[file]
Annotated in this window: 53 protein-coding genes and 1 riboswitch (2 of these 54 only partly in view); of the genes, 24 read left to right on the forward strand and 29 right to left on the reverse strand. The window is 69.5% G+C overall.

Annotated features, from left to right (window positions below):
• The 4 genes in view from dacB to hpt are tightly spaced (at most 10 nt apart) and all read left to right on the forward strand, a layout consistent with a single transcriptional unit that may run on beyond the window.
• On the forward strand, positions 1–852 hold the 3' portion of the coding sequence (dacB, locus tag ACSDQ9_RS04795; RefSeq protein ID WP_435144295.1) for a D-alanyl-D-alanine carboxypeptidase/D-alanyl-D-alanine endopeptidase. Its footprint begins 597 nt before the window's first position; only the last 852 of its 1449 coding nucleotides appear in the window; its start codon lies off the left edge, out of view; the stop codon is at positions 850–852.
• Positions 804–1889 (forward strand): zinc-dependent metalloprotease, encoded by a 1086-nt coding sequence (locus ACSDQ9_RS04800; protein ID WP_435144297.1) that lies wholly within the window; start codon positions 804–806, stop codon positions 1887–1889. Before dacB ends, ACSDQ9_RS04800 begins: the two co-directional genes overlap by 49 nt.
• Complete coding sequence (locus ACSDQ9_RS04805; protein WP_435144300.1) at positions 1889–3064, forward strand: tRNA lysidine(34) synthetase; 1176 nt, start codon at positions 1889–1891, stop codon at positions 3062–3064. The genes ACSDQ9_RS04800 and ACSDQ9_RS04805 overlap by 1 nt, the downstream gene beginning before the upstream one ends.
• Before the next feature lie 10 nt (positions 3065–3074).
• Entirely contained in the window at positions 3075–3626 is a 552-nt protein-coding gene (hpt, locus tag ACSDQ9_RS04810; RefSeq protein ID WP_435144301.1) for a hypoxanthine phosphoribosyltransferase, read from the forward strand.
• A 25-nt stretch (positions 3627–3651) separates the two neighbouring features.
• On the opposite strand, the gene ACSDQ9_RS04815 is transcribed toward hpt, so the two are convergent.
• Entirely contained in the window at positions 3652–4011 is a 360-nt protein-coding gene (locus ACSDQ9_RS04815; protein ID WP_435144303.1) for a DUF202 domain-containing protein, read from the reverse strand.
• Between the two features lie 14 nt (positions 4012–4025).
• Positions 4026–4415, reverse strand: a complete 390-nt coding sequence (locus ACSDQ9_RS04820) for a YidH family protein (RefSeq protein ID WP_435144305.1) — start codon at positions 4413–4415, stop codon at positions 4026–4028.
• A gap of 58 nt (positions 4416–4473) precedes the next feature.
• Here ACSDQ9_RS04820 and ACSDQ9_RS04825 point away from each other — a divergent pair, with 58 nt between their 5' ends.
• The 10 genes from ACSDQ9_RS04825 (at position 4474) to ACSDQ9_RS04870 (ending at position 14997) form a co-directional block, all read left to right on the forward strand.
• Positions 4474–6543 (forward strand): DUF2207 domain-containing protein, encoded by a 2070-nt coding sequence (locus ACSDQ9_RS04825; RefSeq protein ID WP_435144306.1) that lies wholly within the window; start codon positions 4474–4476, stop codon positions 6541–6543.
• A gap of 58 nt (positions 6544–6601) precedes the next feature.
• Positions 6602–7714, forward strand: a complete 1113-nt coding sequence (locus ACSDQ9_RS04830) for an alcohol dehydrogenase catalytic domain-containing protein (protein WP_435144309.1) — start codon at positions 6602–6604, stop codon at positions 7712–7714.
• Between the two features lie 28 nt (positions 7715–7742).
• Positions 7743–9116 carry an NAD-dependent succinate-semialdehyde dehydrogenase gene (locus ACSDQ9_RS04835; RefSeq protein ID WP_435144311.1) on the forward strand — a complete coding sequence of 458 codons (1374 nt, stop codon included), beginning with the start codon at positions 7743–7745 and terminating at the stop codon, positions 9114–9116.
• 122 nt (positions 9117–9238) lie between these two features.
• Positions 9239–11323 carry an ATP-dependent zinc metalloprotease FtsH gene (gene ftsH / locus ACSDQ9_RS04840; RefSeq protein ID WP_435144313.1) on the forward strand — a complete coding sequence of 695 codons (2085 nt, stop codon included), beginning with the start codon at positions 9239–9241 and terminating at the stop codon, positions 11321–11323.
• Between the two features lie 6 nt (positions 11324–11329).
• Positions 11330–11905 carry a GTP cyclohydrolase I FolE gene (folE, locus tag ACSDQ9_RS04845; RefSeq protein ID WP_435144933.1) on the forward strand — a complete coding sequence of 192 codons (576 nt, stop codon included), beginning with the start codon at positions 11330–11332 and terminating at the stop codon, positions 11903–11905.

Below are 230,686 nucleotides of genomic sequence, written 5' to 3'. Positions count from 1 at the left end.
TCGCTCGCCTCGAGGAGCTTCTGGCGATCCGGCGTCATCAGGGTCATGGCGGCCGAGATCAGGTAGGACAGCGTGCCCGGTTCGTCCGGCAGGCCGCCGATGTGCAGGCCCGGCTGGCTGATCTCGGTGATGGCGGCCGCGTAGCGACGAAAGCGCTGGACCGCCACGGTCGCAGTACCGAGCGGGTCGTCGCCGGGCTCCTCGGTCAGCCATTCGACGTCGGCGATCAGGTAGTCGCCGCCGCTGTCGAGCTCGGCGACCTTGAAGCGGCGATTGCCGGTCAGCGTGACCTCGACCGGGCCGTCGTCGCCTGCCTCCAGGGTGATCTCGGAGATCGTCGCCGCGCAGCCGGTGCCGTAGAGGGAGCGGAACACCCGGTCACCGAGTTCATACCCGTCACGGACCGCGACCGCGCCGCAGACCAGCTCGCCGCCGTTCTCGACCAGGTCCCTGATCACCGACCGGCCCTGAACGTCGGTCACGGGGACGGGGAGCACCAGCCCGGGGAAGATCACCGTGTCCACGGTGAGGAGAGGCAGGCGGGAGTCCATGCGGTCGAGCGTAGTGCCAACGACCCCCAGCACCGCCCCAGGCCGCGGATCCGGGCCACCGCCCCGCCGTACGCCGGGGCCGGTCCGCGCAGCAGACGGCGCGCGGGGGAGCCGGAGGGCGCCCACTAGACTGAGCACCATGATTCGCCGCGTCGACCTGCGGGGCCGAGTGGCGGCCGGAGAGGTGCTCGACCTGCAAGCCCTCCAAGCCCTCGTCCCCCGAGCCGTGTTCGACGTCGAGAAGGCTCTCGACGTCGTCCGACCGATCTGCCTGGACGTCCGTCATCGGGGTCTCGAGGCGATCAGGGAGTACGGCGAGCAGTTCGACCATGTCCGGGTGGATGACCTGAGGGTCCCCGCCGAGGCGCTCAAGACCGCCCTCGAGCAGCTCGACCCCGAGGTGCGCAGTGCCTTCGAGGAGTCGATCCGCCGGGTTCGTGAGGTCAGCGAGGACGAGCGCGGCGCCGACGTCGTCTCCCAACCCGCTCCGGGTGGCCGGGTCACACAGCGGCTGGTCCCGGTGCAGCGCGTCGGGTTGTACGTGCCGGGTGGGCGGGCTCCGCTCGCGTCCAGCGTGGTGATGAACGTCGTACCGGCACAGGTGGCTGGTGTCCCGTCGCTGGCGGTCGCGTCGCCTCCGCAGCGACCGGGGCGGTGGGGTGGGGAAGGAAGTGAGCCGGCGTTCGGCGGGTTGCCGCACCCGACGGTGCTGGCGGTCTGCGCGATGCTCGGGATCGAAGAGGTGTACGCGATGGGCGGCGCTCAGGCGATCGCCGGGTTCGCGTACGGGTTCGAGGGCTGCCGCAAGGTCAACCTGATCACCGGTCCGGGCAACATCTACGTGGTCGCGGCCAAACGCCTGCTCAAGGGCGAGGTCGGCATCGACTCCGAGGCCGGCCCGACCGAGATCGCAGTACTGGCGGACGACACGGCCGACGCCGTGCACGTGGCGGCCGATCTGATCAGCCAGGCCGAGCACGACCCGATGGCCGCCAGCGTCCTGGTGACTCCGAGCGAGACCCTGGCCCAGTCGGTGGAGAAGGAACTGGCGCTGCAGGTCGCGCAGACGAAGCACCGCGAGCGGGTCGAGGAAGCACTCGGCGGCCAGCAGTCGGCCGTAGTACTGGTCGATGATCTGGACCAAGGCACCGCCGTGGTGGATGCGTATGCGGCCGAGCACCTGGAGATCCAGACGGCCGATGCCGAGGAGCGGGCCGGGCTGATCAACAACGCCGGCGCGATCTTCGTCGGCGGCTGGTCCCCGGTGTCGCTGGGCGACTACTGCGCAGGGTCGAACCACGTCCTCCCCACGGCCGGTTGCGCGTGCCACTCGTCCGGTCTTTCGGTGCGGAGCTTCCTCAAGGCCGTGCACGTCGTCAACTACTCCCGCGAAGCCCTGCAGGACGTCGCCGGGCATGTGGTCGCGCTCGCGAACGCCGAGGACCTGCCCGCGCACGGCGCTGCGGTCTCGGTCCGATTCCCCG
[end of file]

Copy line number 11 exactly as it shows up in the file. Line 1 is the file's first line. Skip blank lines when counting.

• Entirely contained in the window at positions 3652–4011 is a 360-nt protein-coding gene (locus ACSDQ9_RS04815; protein ID WP_435144303.1) for a DUF202 domain-containing protein, read from the reverse strand.